During our studies towards the synthesis of indolizidine alkaloids we required bicyclic 3-pyrrolines and chose to explore accessing these intermediates via partial reduction of the corresponding pyrrole derivatives. These substrates were far more electron rich than those of Donohoe and thus not amenable to Birch reduction methodology. Therefore, we turned to an underutilised reaction that was reported by Knorr and Rabe [5] in 1901 and has only been reported a handful of times since [6-9]. The method employs powdered zinc in an acid media to give 3-pyrrolines, presumably by protonation of the pyrrole to give an iminium ion which is then reduced. It has been shown that reaction of 2,5-dialkylpyrroles gives predominantly the trans 3-pyrroline isomer (Scheme 2) [7-9].


Scheme 2: Reaction conditions i) Zn, HCl (aq).

Results and Discussion

The synthetic plan that we adopted was to construct a bicyclic pyrrole derivative by exploiting the natural reactivity of pyrrole and then to partially reduce the heterocyclic core (Scheme 3). The synthesis started with formation of the γ-pyrrolic ester 7 in high yield using an improved Clauson-Kaas synthesis [10], followed by boron tribromide mediated cyclisation to give the known bicyclic ketone 8 [11]. Upon subjection of this α-ketopyrrole 8 to the modified conditions reported by Andrews and McElvain (slow addition of HCl to the substrate and Zn at 0–10 °C) [5,9] we observed no reaction and starting material was returned. However, when zinc and concentrated HCl were added in small portions to a hot solution of the α-ketopyrrole in methanol over ~10 minutes the starting material was consumed to give the hexahydroindolizidine 9 as the only observable product in ~80% yield. The chemoselectivity using these modified conditions is noteworthy while the carbonyl group is fully reduced the pyrrole group is selectively and partially reduced to the 3-pyrroline. This result was confirmed by comparison of the spectral data with that reported by Huxtable who prepared 9 as an intermediate in the synthesis of lentiginosine [12].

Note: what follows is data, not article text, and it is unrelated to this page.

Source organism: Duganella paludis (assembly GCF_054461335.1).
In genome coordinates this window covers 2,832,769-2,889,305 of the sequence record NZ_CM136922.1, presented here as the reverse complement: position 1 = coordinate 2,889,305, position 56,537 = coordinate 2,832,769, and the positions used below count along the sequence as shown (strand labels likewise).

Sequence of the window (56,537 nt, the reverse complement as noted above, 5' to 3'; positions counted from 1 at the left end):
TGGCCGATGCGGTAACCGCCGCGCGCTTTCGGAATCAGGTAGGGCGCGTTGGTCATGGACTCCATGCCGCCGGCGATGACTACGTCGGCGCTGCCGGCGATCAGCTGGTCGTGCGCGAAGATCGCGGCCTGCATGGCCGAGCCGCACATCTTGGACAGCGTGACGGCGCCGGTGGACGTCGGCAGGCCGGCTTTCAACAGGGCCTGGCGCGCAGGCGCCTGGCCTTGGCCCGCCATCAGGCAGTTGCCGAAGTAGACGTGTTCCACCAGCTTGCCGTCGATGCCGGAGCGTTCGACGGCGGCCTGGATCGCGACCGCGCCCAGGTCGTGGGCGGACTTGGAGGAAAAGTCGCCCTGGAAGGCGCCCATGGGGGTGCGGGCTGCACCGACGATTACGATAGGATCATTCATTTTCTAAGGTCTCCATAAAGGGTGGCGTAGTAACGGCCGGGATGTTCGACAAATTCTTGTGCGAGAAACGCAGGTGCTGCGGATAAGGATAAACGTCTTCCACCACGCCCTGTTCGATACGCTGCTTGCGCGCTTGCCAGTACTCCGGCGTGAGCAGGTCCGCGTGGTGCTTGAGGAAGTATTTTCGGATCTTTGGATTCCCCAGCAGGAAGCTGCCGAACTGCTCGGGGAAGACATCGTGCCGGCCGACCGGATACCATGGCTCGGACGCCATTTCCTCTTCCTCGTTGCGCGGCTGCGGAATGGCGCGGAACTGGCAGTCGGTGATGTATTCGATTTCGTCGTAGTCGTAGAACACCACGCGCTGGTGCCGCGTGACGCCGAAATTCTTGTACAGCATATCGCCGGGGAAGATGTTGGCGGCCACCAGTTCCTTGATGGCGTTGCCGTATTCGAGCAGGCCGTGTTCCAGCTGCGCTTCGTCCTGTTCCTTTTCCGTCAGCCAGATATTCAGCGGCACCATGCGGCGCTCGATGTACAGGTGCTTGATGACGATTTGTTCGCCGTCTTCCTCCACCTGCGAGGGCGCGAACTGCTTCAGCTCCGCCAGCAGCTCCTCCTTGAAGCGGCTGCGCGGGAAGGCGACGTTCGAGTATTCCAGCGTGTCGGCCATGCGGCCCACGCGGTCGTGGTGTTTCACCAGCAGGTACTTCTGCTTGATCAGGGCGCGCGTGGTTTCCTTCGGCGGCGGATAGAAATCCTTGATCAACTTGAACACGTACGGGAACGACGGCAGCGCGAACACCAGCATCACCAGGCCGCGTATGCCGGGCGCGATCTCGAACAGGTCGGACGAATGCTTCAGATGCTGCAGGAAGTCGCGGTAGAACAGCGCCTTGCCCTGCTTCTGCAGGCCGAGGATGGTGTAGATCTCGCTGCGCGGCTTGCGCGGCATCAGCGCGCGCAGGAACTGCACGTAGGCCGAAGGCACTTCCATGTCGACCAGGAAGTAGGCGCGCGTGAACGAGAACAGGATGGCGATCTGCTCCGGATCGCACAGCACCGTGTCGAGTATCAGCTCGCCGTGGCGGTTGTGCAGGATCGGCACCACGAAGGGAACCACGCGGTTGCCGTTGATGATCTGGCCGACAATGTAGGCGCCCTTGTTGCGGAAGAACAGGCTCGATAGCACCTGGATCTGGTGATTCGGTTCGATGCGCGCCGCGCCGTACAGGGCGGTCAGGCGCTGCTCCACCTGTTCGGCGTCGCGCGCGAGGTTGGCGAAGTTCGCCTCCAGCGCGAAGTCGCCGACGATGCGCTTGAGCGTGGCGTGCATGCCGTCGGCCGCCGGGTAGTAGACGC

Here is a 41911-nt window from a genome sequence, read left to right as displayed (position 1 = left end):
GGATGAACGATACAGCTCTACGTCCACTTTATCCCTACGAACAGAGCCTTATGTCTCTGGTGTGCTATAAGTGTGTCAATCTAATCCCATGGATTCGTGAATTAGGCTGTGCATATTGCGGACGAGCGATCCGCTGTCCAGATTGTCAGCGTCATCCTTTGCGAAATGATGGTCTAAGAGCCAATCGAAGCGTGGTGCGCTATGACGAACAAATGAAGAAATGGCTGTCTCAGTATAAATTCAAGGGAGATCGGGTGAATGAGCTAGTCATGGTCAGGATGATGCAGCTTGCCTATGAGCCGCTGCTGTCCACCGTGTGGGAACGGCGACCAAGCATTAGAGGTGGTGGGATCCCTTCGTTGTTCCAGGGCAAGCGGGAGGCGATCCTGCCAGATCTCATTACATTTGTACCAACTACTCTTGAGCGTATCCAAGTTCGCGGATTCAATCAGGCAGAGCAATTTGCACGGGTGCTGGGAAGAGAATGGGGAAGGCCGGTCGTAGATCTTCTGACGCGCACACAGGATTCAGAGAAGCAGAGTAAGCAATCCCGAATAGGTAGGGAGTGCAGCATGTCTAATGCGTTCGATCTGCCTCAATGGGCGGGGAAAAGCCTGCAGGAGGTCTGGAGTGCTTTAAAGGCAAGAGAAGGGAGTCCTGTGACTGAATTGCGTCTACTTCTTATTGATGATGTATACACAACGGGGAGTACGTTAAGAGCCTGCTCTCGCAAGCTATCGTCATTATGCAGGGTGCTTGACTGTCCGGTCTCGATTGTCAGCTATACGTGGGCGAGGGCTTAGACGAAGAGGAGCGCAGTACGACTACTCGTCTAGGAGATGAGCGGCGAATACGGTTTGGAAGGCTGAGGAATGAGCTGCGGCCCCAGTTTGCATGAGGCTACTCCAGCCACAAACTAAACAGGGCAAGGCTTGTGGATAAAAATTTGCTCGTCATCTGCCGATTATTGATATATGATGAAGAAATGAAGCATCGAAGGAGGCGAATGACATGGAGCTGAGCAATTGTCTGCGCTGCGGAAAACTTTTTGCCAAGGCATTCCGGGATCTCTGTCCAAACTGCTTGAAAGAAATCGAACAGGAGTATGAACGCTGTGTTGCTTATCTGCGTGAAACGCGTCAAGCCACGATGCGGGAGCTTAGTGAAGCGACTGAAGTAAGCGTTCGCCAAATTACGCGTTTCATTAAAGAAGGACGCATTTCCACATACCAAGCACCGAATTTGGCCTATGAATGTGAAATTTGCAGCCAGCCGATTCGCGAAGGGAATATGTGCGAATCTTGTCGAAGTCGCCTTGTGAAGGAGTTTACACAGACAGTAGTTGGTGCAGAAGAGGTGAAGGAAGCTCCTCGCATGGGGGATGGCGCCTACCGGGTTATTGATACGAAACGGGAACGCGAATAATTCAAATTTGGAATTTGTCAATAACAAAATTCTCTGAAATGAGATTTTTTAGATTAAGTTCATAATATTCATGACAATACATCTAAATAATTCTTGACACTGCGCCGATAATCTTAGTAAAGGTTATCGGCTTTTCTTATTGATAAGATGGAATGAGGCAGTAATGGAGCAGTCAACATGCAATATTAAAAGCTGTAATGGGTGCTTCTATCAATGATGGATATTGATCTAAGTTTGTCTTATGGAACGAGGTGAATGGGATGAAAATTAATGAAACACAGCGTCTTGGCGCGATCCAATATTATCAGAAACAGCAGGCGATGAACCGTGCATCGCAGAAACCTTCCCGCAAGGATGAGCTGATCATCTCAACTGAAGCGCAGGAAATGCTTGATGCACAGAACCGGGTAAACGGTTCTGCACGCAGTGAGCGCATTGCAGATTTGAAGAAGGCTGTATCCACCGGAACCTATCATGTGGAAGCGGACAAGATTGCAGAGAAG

Scheme 3: Reaction conditions: i) ref. [10] ii) ref. [11] iii) Zn, conc. HCl(aq).